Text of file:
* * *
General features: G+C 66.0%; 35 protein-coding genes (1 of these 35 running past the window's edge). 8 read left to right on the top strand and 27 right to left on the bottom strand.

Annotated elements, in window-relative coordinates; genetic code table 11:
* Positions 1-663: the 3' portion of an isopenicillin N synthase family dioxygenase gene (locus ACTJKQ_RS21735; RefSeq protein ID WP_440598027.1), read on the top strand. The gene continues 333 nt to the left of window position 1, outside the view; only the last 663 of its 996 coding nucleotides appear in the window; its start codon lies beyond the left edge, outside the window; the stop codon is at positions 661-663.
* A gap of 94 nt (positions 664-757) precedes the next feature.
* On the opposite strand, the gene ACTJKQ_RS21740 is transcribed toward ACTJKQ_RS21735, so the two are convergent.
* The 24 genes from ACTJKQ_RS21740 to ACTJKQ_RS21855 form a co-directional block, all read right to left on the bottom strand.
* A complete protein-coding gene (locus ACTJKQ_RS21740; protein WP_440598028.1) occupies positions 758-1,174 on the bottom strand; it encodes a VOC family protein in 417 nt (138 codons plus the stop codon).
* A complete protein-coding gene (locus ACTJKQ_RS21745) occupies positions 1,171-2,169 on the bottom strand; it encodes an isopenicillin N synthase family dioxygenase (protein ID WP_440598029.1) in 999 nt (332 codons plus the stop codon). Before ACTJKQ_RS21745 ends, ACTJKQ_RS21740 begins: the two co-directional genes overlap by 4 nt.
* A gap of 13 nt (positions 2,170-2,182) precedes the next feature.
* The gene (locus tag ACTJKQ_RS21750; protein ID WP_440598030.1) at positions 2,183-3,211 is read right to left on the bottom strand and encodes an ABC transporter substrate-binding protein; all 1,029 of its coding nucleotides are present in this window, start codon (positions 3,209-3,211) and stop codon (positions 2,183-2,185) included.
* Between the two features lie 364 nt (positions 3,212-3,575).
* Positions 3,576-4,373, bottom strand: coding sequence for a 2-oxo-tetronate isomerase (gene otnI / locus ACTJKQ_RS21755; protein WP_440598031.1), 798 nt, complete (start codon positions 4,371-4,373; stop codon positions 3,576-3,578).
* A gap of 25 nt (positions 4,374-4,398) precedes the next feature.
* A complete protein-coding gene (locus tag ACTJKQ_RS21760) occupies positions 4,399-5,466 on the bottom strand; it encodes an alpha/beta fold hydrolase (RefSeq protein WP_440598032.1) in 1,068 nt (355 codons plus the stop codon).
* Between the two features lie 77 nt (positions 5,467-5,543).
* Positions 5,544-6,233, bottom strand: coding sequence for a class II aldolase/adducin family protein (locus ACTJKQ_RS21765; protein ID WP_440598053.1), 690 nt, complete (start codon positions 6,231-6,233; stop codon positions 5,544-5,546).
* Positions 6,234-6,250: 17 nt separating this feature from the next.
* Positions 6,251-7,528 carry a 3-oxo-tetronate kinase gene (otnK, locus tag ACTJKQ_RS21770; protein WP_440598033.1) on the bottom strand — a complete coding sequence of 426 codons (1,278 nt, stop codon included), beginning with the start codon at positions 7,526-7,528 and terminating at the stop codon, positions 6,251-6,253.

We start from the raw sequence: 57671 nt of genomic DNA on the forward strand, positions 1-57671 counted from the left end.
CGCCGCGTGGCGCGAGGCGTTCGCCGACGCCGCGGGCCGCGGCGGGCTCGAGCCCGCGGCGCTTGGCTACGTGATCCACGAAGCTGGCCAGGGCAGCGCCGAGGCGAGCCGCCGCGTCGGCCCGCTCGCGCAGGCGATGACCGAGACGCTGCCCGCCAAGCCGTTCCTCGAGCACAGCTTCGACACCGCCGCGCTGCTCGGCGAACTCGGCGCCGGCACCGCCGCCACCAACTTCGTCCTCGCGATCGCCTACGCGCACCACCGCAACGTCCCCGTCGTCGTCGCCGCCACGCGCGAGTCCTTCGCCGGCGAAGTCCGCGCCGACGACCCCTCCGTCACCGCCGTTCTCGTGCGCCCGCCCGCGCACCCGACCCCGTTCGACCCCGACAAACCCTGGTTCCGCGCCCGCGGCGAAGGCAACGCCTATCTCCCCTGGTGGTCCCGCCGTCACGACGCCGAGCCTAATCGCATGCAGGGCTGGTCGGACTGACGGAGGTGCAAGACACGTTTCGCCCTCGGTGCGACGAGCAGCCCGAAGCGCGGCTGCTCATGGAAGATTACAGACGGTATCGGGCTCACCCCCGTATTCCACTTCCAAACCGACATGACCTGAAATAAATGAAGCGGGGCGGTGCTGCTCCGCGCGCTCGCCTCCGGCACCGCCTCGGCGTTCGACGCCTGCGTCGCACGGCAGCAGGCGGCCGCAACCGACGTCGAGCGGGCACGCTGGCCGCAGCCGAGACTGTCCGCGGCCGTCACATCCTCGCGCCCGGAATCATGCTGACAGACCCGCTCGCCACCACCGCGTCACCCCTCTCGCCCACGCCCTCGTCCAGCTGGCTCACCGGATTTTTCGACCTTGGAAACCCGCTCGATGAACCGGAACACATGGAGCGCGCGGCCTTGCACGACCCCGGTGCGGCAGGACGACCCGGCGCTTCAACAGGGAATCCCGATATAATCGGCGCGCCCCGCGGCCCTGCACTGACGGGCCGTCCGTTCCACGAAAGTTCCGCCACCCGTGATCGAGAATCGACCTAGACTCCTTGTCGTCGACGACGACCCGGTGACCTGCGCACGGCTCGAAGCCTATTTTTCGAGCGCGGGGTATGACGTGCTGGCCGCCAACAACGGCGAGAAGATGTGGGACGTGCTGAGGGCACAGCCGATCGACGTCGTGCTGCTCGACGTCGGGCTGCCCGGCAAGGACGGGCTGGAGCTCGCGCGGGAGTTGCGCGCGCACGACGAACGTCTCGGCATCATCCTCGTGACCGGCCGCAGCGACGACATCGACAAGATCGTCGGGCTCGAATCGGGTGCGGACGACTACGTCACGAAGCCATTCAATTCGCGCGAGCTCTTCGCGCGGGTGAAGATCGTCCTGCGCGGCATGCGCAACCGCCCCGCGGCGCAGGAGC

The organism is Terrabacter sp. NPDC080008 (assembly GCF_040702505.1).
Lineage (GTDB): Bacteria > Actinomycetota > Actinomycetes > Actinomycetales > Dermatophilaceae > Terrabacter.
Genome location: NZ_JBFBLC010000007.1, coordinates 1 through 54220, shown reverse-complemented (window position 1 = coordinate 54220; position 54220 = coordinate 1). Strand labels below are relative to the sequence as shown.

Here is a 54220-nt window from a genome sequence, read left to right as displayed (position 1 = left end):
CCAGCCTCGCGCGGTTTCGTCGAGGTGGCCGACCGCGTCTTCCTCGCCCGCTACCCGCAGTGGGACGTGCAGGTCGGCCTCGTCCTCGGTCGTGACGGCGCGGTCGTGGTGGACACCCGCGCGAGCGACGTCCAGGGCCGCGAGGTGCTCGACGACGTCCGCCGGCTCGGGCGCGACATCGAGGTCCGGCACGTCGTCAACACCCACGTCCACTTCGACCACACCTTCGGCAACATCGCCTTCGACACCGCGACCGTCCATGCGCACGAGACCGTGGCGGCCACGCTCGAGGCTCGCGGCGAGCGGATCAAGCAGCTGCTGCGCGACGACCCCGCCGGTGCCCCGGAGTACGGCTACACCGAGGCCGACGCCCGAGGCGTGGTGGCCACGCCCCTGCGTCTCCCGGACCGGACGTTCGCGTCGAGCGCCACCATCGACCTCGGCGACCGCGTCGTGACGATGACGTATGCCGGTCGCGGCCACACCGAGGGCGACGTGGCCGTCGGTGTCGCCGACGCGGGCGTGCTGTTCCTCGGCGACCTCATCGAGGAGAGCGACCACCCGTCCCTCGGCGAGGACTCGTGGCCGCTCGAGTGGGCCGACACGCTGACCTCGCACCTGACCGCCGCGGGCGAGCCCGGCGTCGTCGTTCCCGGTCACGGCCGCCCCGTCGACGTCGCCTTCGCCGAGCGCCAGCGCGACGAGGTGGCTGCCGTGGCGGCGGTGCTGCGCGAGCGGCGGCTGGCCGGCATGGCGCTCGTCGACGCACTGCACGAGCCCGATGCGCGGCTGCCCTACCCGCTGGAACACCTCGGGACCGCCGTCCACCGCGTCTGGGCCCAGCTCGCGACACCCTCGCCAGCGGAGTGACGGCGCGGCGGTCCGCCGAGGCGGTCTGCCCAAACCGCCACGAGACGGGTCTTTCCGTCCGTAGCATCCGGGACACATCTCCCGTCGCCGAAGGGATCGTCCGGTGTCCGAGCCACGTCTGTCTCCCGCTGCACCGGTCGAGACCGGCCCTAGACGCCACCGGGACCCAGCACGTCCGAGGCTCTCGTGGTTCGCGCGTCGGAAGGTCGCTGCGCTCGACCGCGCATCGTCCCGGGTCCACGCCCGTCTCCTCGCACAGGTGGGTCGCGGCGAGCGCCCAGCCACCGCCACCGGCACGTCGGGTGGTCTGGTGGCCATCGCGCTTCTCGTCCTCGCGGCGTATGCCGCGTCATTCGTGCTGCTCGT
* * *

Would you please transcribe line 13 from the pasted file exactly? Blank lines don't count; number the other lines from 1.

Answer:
* A gap of 25 nt (positions 4,374-4,398) precedes the next feature.